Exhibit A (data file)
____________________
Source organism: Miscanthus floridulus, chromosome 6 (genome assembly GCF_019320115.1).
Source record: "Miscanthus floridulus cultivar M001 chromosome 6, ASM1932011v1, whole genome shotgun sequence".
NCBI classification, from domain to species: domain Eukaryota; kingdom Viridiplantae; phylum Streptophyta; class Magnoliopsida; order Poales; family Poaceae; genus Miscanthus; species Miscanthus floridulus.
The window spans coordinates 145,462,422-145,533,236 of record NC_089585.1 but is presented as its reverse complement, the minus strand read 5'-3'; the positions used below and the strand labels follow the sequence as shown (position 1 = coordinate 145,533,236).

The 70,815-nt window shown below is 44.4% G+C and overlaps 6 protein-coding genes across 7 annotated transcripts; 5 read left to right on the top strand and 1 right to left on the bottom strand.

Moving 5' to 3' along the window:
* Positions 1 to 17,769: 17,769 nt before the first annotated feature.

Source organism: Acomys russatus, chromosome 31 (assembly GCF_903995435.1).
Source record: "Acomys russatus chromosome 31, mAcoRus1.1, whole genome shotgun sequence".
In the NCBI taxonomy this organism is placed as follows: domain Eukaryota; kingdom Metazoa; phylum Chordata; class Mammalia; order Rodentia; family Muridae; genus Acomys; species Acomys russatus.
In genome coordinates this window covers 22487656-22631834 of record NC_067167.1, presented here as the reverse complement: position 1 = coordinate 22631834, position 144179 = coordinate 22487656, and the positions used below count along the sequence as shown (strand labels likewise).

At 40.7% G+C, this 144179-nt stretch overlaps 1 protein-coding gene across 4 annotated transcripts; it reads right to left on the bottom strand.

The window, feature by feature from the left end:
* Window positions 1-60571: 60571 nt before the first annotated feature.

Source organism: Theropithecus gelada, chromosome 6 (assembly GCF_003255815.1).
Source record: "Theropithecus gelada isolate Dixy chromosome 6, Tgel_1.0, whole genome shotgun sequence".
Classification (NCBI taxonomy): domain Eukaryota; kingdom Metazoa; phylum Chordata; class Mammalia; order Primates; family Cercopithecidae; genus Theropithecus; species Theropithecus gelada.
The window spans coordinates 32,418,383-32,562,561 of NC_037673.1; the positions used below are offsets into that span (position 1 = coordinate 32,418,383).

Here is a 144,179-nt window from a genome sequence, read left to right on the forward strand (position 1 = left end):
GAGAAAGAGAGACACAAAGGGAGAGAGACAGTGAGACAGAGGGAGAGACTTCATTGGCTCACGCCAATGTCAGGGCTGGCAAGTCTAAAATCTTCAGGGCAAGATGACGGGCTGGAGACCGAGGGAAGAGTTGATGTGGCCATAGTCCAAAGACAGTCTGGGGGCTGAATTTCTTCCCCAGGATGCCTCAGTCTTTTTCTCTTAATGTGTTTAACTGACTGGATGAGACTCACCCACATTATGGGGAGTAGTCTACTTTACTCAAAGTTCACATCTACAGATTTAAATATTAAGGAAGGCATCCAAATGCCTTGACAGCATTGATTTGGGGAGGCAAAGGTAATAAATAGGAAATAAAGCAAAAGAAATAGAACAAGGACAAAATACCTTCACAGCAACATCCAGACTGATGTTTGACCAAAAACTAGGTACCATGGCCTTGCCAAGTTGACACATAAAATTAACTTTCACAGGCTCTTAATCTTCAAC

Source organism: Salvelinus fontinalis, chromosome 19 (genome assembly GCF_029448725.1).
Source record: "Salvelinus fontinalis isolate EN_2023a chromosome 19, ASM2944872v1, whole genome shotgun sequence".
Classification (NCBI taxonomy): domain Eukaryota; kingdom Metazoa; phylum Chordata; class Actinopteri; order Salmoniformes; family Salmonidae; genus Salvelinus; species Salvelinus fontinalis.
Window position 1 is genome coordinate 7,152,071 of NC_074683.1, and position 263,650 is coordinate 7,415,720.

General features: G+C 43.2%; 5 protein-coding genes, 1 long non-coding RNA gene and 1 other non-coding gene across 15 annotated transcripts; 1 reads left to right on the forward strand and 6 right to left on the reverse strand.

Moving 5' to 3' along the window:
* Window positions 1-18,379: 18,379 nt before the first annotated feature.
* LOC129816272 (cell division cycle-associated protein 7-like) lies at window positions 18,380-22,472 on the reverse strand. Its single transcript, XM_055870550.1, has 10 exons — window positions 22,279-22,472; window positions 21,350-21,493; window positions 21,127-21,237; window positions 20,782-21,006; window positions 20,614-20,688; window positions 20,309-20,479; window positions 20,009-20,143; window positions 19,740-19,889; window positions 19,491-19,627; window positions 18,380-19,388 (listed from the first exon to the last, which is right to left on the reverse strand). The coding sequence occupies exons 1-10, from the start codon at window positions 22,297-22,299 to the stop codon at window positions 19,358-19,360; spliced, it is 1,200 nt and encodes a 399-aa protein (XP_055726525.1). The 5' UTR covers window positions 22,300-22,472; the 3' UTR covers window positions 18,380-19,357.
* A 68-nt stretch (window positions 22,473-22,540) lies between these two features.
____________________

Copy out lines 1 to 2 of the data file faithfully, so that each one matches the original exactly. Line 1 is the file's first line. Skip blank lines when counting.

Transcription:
Source organism: Miscanthus floridulus, chromosome 6 (genome assembly GCF_019320115.1).
Source record: "Miscanthus floridulus cultivar M001 chromosome 6, ASM1932011v1, whole genome shotgun sequence".